Hand Pruning in Palm Beach Landscapes

Hand Pruning in Palm Beach Landscapes

By Pamela Crawford

Hand pruning is essential to maintain the appearance of most plants (some hedge plants are exceptions), particularly flowering plants in Palm Beach landscape designs. The number one mistake made with flowering plants is to continually cut off the tips of the plants, which keeps them from flowering. Perennials and woody shrubs require occasional, deep cut-backs, as opposed to frequent tip-cutting.  I have developed detailed trimming instructions for each plant I use, and publish that information in my books.

When to trim: Each plant has its own optimal trim time, which is noted in my books. Generally, trim immediately after flowering in Palm Beach landscape designs. For plants that bloom in the winter, trim in the summer. Trim summer bloomers as soon as they stop flowering, generally in fall. Plants recover from cut-backs faster in the summer months, so plants that bloom all the time, like shrimp plants, should be trimmed in the summer.

How much to trim: Each plant has its own tolerances, so check my books for specifics. Generally, most shrubs survive and thrive from hard cut-backs in the summer in the Palm Beach landscape. It is possible to kill a plant from over-cutting, especially if all the leaves are removed. This is more likely in winter than summer.

Three steps to start:

1. Cut out any dead branches.

2. Inspect the plant carefully, looking for crossed branches. If you find crossed branches, visualize what the plant would look like without the least important of them. Remove it, if possible.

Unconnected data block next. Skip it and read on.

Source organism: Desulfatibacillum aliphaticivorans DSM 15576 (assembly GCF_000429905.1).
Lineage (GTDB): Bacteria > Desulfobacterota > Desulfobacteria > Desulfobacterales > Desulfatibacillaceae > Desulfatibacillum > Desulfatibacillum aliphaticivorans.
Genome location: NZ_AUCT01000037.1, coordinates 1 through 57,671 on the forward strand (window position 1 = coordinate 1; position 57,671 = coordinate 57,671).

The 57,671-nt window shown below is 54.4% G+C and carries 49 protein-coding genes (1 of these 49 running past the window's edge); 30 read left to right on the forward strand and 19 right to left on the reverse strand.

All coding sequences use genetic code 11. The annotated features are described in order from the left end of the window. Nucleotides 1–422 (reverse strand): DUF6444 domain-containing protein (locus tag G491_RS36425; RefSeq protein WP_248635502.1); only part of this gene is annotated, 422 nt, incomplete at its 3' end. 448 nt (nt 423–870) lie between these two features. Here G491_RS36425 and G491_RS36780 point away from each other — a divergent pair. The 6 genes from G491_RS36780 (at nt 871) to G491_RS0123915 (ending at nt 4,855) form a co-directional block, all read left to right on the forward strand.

3. If two branches are growing parallel to each other, remove the weakest.

The structure of the plant is now defined. Proceed with trimming the rest of the plant. Avoid a boxy shape unless the plant is a square hedge. Think round! In natural plantings, curves are more pleasing to the eye than squares. Follow the shape of a dome when trimming, with the outside branches shorter than the middle, inside branches. Cut the branches at about a 45 degree angle.

Most plants send out two to three new shoots at each cut. This means you can double or triple the fullness of a shrub by trimming it.

Stagger-cutting versus hard cut-backs:  For years I recommended hard cut-backs on shrubs at least once a year in  Palm Beach landscape designs.  This process rejuvenates the plant but, also results in a month or two of looking at sticks. I still recommend this method for plants that bloom seasonally, like firespike. It is so easy to cut it way back after it stops blooming, and you do not miss any blooms because the plant does not bloom during that part of the year anyway. But, for plants that bloom all the time, like shrimp plants and pink angelwing begonias, I now stagger-cut, which keeps them full and blooming all the time. Simply cut the tallest branches to the ground two or three times a year, leaving the rest of the shrub intact. It is simple, fast, and very effective.

This article is taken from:

“Easy Gardens for South Florida” by Pamela Crawford. © 2001  Color Garden Inc.

All rights reserved. No part of this publication may be reproduced or transmitted in any form or by any means, electronic or mechanical, including photocopy, on the internet, recording or any other information storage and retrieval system, without prior permission in writing from the publisher.